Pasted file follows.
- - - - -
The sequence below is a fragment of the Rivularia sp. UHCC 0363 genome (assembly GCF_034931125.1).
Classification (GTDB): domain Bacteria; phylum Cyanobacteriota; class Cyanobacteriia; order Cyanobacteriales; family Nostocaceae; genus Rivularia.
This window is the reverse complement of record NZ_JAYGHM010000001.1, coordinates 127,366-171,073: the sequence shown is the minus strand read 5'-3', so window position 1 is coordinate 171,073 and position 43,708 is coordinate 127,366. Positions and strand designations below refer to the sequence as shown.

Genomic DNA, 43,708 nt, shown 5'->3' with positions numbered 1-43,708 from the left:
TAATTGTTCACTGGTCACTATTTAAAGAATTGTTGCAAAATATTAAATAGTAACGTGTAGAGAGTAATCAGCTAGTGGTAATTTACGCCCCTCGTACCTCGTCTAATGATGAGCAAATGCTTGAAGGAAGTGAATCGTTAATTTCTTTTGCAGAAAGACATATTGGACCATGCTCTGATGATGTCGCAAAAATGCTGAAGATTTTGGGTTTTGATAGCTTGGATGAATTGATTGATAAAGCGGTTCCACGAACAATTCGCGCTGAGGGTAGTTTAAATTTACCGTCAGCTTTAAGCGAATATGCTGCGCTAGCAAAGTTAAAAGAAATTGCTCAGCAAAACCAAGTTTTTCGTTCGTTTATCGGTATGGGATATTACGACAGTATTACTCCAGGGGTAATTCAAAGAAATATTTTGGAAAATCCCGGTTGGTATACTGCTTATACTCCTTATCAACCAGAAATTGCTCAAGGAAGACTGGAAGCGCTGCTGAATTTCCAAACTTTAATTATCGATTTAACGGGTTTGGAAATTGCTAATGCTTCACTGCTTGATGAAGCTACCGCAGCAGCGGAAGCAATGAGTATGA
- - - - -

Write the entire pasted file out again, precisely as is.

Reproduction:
The sequence below is a fragment of the Rivularia sp. UHCC 0363 genome (assembly GCF_034931125.1).
Classification (GTDB): domain Bacteria; phylum Cyanobacteriota; class Cyanobacteriia; order Cyanobacteriales; family Nostocaceae; genus Rivularia.
This window is the reverse complement of record NZ_JAYGHM010000001.1, coordinates 127,366-171,073: the sequence shown is the minus strand read 5'-3', so window position 1 is coordinate 171,073 and position 43,708 is coordinate 127,366. Positions and strand designations below refer to the sequence as shown.

Genomic DNA, 43,708 nt, shown 5'->3' with positions numbered 1-43,708 from the left:
TAATTGTTCACTGGTCACTATTTAAAGAATTGTTGCAAAATATTAAATAGTAACGTGTAGAGAGTAATCAGCTAGTGGTAATTTACGCCCCTCGTACCTCGTCTAATGATGAGCAAATGCTTGAAGGAAGTGAATCGTTAATTTCTTTTGCAGAAAGACATATTGGACCATGCTCTGATGATGTCGCAAAAATGCTGAAGATTTTGGGTTTTGATAGCTTGGATGAATTGATTGATAAAGCGGTTCCACGAACAATTCGCGCTGAGGGTAGTTTAAATTTACCGTCAGCTTTAAGCGAATATGCTGCGCTAGCAAAGTTAAAAGAAATTGCTCAGCAAAACCAAGTTTTTCGTTCGTTTATCGGTATGGGATATTACGACAGTATTACTCCAGGGGTAATTCAAAGAAATATTTTGGAAAATCCCGGTTGGTATACTGCTTATACTCCTTATCAACCAGAAATTGCTCAAGGAAGACTGGAAGCGCTGCTGAATTTCCAAACTTTAATTATCGATTTAACGGGTTTGGAAATTGCTAATGCTTCACTGCTTGATGAAGCTACCGCAGCAGCGGAAGCAATGAGTATGA